Why do I need a root canal?
All teeth have a nerve inside of them that runs through the root and crown of the teeth. The nerve can become infected if you have a cavity that extends into the nerve, or the nerve can start to die on its own and cause pain. When the nerve is inflamed by either of these causes, it must be removed to prevent infection and bone destruction. During a root canal, the dentist will remove the nerve using a series of small files. The area is cleaned out and shaped for a filling. The space left in the root is then filled with a plastic-type material.
Why do I have to get a crown on my tooth after I have a root canal?
Not all teeth require a crown following root canal treatment, however, if it is a posterior tooth, or molar, then you will need a crown. After a root canal, your tooth is more fragile because tooth structure was removed during the root canal. Because your back teeth are the ones used for a lot of chewing, it is important to protect them from fracturing. The way to protect them is to place a crown over the tooth. The crown will encase the tooth and help prevent it from fracturing. It is important to have this done as soon as possible after your root canal treatment is completed.
Is the tooth-whitening bleach used in the dentist office better than the kind you get at the drug store?
Yes. The bleaching kit that comes from the dentist has custom fit trays that are made to fit your mouth exactly. The bleach that comes in the kit is stronger than the bleach in kits from the drug store. You can only get the stronger bleach from your dentist. Stronger bleach means more whitening and faster results. You normally wear your bleaching trays at night for approximately two weeks.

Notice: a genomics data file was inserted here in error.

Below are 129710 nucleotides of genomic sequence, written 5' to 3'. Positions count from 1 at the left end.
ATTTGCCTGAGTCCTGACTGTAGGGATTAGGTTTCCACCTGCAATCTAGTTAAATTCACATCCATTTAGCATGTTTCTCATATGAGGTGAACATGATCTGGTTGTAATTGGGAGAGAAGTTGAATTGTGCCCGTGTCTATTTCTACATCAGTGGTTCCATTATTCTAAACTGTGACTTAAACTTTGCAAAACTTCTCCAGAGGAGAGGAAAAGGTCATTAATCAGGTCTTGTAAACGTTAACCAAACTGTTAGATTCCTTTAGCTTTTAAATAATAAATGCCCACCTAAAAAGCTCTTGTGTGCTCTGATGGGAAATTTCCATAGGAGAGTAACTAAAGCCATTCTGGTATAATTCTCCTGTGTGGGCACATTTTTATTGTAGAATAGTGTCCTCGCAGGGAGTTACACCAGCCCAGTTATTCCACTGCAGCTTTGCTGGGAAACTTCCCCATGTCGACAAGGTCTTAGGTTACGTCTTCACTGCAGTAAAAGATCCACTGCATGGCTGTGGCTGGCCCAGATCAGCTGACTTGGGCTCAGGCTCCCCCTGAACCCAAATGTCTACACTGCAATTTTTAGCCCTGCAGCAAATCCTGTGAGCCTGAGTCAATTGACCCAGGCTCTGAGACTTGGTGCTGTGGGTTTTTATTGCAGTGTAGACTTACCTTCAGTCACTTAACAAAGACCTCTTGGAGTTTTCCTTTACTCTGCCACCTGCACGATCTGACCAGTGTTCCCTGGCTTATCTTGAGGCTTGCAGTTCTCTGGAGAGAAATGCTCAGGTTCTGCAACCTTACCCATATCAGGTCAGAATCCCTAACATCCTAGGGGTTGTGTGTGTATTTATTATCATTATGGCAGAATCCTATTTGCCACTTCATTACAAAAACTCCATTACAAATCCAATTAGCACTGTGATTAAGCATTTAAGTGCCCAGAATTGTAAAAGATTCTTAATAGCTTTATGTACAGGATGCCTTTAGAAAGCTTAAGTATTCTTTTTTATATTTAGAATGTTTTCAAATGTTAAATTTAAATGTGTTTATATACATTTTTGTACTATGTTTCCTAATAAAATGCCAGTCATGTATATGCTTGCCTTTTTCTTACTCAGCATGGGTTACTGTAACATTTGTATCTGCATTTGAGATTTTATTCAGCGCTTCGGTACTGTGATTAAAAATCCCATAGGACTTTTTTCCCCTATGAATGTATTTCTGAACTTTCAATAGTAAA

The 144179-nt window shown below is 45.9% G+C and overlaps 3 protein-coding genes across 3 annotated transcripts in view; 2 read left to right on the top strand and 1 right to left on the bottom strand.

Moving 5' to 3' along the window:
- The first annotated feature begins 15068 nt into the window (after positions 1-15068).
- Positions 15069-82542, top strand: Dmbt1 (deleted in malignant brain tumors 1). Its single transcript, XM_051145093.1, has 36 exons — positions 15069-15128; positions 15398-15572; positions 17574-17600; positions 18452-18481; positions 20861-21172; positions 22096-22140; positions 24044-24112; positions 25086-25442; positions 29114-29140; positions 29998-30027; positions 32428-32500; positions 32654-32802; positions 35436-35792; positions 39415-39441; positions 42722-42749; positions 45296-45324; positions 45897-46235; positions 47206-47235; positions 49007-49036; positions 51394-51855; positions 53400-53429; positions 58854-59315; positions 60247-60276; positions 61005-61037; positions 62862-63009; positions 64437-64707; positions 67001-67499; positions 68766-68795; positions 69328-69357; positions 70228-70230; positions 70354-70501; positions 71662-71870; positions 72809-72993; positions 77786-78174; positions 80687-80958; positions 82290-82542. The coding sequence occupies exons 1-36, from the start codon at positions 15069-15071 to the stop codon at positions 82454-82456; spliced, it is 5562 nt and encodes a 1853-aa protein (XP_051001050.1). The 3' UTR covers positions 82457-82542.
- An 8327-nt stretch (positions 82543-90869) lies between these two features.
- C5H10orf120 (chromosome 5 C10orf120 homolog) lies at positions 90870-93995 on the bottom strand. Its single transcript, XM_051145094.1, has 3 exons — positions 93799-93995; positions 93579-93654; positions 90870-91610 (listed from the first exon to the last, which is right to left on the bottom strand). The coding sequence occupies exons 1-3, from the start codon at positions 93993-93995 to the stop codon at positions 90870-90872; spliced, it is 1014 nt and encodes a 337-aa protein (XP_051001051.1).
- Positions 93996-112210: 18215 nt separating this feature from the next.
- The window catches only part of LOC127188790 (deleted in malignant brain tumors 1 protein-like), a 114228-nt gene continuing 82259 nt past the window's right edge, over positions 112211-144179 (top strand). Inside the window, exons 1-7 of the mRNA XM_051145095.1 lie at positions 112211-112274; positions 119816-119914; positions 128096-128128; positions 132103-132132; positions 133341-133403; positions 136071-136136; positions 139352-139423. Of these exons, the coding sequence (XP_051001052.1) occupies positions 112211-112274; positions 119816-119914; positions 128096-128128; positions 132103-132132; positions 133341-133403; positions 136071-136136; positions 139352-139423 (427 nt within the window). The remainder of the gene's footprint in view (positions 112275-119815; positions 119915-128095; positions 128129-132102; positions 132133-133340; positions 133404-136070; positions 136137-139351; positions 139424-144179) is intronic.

How often should I brush and floss?
Your mouth is full of bacteria. It is found in your saliva and increases after eating. When you eat, food is broken down with the help of saliva. Your saliva breaks down foods, especially those with sugar and carbohydrates, and the bacteria binds to the carbohydrate substances. This combination forms a sticky substance called plaque that adheres to your teeth above and below your gumline. If the plaque is not mechanically removed by brushing and flossing, it will harden on your teeth and form calculus. Once calculus has formed, only a dentist can remove it because a toothbrush will no longer be able to brush it off. However, as long as the plaque is removed by brushing or flossing at least once every twenty-four hours, it will not harden and form calculus.
The most important time of day to brush is at night, right before you go to bed and don’t eat or drink anything afterwards. When you sleep, your mouth becomes dry. This promotes the growth of bacteria and plaque. If you brush before bedtime, you will remove all of the food and plaque from your teeth and reduce the risk for developing cavities. It is best to brush twice a day, in the morning and at night, and floss once a day. Brushing in the morning will help to get rid of “morning breath” that is due to the dry environment that has formed in our mouth overnight. Flossing allows you to clean the areas between your teeth and below your gumline that the toothbrush can not reach. Bacteria live below your gumline and cause gingivitis and/or periodontal disease if not removed. When flossing, it is important to go in between each tooth, using a sawing motion, to go all the way down to the gums. Then form the floss into a C-shape around the curves of each tooth to clean below the gumline and in between each tooth. Brushing and flossing will also help you to have fresh breath.